Salt. Don’t forget the salt. It will be icky without it.That’s all you need to know.
So that is the 4 basic ingredients. French breads, baguette, italian breads, sourdough many are made with just flour, water, yeast and salt. (and you would think with only 4 ingredients, it would be hard to miss adding 1, but when I bit into a loaf of french bread I had baked once, it had no flavor, turned out pale, after all that nurturing I gave it, ruined it. I did a head slap and realized I had forgotten the salt.) Even sourdough has yeast, just usually not the kind you buy at the store. It uses wild tribal native yeast floating around in your air. More on that later.
Depending on your recipe there are all kinds of loaf enhancers. Eggs, oil, butter, sugar, honey, molasses, maple syrup, raisins, herbs, cheese…All these to make the loaf softer, sweeter, tastier, longer lasting, etc. The recipe will tell you when to put them into the dough. Some go right into the dough, others, like raisin for raisin bread, are rolled into the dough after it is kneaded.
The best way to measure your ingredients is by weight. If you happen to have a scale in the kitchen, that’s great, you can weigh things like flour and water. If you don’t, when you go to measure the flour, be sure to stir it up a little with a fork first to fluff it a bit. Then reach in and scoop it out, using the back of a knife to level out the measuring cup. Do not do the shimmy-shimmy shake of the cup to see the flour settle and level. You don’t want the flour to settle. You can end up using too much flour that way. You could be off my an ounce or more per cup, which can add up, leaving you with a dry loaf. Level the flour off with the back of a knife. Or use a scale and weigh out the flour. Many recipes now give you both measurements.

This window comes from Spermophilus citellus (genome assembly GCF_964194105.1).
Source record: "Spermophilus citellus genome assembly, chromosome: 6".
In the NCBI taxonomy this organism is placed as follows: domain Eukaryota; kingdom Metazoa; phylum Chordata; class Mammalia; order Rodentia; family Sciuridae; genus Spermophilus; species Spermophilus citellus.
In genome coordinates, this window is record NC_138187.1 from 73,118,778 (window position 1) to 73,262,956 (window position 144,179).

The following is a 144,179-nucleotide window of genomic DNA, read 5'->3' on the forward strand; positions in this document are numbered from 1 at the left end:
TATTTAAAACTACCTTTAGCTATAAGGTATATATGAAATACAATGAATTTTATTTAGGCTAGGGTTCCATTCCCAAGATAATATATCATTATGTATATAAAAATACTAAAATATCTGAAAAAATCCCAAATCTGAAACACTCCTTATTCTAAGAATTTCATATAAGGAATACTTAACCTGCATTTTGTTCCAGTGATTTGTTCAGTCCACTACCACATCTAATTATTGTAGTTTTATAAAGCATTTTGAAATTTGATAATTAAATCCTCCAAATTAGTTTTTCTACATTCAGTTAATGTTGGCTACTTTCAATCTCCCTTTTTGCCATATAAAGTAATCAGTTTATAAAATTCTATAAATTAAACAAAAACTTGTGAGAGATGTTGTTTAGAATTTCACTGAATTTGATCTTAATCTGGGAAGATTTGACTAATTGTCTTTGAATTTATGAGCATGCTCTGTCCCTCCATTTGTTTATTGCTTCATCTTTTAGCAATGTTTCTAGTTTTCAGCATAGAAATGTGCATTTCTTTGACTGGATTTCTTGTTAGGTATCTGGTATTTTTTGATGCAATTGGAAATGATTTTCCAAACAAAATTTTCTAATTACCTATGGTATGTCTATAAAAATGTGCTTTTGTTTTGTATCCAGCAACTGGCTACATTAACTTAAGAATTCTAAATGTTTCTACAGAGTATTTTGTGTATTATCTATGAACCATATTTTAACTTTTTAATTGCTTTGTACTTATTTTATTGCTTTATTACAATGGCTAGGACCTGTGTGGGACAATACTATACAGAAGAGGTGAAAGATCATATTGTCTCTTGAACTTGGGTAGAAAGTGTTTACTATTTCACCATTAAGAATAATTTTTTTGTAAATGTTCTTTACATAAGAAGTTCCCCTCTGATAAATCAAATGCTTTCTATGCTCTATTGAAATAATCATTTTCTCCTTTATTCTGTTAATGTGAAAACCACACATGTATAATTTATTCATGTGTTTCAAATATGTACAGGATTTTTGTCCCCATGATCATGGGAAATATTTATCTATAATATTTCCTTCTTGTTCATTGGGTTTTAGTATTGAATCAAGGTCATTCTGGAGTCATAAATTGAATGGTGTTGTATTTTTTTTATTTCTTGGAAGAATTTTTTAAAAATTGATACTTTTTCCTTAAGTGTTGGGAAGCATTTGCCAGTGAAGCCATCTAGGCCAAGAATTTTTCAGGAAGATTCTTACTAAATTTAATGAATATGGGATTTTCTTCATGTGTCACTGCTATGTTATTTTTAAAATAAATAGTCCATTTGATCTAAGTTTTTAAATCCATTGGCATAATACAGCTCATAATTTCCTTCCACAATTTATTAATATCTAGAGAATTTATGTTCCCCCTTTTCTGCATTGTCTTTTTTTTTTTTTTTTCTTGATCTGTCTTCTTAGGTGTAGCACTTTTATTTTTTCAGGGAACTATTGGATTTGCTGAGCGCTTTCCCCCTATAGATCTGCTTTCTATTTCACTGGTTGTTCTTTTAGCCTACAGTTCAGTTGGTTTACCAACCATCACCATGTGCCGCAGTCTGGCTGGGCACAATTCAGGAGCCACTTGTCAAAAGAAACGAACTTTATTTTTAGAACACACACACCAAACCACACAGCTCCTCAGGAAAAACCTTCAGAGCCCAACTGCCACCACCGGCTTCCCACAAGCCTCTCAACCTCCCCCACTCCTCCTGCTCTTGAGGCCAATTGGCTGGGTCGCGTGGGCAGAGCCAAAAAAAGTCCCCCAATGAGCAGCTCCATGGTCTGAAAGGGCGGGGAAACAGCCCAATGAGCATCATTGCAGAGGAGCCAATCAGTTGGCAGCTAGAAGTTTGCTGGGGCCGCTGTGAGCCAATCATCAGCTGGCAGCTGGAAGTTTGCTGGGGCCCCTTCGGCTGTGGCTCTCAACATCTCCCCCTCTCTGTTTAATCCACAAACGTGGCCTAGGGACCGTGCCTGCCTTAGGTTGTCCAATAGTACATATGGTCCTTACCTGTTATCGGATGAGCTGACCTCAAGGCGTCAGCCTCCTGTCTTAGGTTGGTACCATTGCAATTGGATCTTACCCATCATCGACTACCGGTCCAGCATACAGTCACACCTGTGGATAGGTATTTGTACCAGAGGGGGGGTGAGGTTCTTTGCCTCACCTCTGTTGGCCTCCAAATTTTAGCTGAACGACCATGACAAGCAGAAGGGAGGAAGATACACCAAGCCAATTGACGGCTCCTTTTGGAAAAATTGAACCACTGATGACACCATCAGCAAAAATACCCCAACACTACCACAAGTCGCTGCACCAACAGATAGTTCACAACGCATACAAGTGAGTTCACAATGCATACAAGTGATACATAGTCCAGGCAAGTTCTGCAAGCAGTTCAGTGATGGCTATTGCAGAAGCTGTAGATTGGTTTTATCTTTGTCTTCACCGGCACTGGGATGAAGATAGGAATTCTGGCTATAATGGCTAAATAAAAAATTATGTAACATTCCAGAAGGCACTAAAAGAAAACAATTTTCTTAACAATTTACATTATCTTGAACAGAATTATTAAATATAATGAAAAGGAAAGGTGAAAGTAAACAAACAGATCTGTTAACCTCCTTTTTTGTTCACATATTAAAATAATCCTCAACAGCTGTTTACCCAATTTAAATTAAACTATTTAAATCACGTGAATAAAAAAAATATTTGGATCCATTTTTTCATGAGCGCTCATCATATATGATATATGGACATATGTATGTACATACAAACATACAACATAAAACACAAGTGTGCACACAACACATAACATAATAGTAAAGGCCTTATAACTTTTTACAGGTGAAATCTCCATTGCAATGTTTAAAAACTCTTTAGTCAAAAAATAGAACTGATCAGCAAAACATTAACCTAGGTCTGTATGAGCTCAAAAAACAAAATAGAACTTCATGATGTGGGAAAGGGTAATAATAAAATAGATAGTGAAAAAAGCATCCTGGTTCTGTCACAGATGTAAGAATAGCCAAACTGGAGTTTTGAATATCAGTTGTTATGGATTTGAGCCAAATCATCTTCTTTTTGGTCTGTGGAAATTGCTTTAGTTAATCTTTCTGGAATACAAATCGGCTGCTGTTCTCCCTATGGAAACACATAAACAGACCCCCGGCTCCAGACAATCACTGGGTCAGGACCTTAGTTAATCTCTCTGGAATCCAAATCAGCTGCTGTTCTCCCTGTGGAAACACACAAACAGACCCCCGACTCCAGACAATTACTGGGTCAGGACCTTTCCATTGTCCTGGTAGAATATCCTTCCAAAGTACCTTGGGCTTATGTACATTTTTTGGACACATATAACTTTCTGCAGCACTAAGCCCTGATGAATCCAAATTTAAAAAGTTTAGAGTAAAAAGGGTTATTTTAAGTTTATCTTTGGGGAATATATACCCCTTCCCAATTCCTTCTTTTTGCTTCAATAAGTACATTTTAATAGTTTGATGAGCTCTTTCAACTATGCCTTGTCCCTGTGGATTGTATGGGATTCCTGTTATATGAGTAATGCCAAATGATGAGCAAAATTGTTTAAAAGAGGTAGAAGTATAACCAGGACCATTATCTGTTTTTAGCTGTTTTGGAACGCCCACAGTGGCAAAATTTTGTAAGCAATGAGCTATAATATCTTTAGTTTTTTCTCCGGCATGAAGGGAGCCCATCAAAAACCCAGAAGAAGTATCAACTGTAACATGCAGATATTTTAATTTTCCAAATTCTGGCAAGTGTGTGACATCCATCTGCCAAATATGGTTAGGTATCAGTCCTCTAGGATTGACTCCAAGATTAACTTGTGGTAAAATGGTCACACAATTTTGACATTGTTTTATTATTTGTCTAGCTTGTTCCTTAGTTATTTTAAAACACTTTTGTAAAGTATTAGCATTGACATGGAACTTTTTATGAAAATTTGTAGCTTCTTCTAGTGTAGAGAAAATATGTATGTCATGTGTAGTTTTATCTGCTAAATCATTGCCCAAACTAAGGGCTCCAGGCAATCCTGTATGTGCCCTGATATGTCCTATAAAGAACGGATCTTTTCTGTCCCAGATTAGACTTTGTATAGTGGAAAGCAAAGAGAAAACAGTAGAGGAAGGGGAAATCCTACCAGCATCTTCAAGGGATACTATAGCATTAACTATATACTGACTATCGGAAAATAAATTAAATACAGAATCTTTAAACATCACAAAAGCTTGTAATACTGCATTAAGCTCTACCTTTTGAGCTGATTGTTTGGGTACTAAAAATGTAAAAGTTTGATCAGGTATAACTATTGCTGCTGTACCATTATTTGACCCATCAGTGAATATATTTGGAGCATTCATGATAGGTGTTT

I am baking a loaf today and for instance, I am making some substitutions. The recipe calls for molasses, which I do not have. I am using equal parts of honey. It also calls for 2 1/2 cups warm water. I am using 1 cup buttermilk and the rest of the measurement in water. I like buttermilk for its tenderness and flavor. I had some walnut oil in the cupboard and thought,’ hmm’, so I used that for the 1/2 cup oil called for. I used some potato flour and whole wheat instead of all white flour. Since I did all those substitutions, I have to go by feel to determine just when to stop adding flour. For one thing, whole wheat flour absorbs water slower, so I want to be careful not to add to much flour right away. I let it be pretty sticky while I kneaded it, knowing it would still absorb while raising. You don’t even really have to measure. You just add 1/2 or 1/4 cup flour at a time, or sprinkle it in with your fingers, kneading it in until it feels tacky, not too sticky, but not too dry. But for beginners, follow the recipe!
Okay, I have talked about the ingredients you might be using, depending on your recipe, and the role they play. But this is already very long. I figure most of you have not even got this far, and I am talking to myself. Next post will be about technique.